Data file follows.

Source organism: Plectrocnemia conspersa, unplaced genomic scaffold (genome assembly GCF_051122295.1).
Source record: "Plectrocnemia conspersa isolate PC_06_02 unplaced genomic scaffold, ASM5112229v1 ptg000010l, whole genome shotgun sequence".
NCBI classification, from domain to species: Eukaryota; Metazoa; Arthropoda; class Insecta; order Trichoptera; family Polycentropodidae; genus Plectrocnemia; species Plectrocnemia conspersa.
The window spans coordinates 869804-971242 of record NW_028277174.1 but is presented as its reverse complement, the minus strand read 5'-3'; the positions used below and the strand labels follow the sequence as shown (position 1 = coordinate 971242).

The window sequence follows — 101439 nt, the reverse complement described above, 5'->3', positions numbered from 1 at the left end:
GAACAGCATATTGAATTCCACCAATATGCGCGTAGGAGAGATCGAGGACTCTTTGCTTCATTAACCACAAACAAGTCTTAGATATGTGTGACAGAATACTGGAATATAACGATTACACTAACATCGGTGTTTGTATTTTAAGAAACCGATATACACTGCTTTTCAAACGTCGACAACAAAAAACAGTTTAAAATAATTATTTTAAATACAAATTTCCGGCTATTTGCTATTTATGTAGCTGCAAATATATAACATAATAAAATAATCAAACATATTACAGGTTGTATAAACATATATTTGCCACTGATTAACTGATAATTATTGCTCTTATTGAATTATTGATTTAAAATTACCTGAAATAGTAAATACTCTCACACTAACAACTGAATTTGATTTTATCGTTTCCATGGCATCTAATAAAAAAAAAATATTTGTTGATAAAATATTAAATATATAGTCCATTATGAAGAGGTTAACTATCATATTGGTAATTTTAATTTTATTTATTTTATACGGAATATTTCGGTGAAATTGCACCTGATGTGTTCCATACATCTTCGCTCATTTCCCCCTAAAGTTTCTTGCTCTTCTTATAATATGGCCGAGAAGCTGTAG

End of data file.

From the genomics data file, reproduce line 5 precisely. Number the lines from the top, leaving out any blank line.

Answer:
The window sequence follows — 101439 nt, the reverse complement described above, 5'->3', positions numbered from 1 at the left end: